The auction site has been called “eBay for the Pentagon”. It lets civilians bid for surplus military assets — from tanks and generators to missile guidance systems and buses. The site has also helped a number of small entrepreneurs strike out on their own for next to nothing. Forbes has some of their stories:

A former marketing exec at dot-com flameout ValueAmerica, Phillip Ramsey began his honey-production business in 2005 with equipment sourced almost entirely from online auctions. Ramsey, 64, transports his beehives to flowering fields on a fleet of 30 M105 cargo trailers bought for less than $300 apiece. His initial $10,000 investment blossomed into a business with “six-figures annual revenue,” he says.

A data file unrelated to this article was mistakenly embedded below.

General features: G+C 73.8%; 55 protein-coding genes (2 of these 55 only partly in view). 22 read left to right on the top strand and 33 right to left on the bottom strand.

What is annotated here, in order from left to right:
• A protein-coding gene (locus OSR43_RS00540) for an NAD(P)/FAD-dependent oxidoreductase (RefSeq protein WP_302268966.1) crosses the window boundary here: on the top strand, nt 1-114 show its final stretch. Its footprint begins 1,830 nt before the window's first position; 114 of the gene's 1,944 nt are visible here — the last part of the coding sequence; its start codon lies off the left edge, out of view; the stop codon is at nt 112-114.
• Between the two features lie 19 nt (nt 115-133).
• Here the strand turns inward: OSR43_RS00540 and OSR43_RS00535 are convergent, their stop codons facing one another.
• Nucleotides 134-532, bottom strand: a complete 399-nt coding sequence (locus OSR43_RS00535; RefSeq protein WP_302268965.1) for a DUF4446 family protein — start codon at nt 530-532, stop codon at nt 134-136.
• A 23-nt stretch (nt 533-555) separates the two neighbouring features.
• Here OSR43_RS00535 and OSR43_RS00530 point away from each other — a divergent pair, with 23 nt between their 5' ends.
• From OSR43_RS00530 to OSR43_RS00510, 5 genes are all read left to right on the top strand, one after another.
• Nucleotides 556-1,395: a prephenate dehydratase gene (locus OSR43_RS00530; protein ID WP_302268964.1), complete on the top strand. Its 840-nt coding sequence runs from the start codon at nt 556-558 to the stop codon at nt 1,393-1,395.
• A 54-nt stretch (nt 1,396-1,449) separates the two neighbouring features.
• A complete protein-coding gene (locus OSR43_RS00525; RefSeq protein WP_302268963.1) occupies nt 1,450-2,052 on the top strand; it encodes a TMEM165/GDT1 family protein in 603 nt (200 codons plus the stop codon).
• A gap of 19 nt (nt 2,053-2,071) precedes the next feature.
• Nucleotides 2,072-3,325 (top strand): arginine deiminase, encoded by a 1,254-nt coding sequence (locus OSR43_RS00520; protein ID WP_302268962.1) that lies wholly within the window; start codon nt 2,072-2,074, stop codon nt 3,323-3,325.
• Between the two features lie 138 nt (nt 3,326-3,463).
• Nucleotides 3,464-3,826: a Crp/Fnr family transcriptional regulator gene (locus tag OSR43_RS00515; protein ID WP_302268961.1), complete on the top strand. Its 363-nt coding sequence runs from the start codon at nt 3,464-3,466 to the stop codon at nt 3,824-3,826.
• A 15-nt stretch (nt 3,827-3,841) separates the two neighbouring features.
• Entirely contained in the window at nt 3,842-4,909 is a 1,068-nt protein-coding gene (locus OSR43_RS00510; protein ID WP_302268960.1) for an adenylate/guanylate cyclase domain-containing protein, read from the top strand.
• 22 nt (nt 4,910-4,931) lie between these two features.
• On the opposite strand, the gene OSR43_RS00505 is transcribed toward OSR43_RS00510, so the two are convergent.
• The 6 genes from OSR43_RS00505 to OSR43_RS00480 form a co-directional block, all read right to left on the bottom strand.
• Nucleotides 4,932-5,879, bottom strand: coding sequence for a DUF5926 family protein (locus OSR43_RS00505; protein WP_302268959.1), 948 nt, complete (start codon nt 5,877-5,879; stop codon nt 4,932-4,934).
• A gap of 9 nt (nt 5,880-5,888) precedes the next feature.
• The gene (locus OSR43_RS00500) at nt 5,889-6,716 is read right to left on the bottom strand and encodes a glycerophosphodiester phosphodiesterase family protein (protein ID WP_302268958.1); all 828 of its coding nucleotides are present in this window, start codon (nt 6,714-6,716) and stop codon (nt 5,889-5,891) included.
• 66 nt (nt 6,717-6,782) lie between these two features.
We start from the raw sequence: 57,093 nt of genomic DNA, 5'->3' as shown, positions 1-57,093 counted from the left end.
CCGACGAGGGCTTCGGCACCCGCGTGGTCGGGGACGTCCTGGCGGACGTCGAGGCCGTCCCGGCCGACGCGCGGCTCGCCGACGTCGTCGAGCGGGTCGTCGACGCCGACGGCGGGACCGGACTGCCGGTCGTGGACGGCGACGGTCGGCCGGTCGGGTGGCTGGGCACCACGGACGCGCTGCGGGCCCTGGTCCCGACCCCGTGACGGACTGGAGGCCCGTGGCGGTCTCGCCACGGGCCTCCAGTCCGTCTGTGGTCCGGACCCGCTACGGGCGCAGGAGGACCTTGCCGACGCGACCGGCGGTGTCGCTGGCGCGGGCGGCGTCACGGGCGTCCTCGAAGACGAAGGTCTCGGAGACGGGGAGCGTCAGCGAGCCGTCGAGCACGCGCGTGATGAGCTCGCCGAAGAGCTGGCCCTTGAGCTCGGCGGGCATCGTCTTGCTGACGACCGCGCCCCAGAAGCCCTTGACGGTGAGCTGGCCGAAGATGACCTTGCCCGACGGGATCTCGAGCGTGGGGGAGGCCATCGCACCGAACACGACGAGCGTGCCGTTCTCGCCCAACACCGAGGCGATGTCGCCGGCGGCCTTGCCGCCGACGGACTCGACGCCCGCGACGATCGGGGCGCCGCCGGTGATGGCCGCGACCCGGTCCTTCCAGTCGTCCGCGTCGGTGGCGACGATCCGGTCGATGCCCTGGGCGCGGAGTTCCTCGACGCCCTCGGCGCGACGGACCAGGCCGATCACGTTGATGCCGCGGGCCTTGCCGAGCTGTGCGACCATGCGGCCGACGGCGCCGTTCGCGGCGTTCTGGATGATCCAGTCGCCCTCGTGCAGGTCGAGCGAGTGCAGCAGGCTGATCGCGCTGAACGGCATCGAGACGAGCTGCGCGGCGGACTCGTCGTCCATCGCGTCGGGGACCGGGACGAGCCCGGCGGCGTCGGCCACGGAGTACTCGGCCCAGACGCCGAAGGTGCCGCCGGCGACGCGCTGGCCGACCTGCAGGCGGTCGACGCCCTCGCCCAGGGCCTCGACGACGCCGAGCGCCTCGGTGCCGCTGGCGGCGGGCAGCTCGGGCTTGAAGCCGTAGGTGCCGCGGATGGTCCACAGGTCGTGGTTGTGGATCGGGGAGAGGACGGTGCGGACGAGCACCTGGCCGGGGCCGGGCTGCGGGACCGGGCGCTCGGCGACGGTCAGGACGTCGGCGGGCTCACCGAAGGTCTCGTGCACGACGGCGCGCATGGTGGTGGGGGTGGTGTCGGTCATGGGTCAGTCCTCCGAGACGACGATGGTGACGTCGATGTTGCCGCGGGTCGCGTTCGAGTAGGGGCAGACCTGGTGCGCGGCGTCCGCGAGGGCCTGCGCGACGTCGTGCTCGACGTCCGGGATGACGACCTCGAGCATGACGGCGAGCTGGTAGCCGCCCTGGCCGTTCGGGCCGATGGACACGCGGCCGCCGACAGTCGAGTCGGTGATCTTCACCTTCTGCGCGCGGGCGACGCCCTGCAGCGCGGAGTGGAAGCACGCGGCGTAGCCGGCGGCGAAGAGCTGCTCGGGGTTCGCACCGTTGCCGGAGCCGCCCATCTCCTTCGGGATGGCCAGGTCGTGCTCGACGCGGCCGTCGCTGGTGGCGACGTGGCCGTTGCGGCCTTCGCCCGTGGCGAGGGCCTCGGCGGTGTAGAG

And another:

Irritated by inefficient cab service to and from the bars at Georgia Southern University, 20-year-old sophomore Jon Lockin decided to take the wheel himself. Two years ago, with his father’s help, he picked up a 28-seat military bus for a mere $1,800. Six months later three local cab companies were out of business, while Blue Goose pulls in around $100,000 in annual revenue, says Lockin.

Video of the Blue Goose after the jump.

Originally posted by Dane Carlson on November 14, 2013 in Featured.


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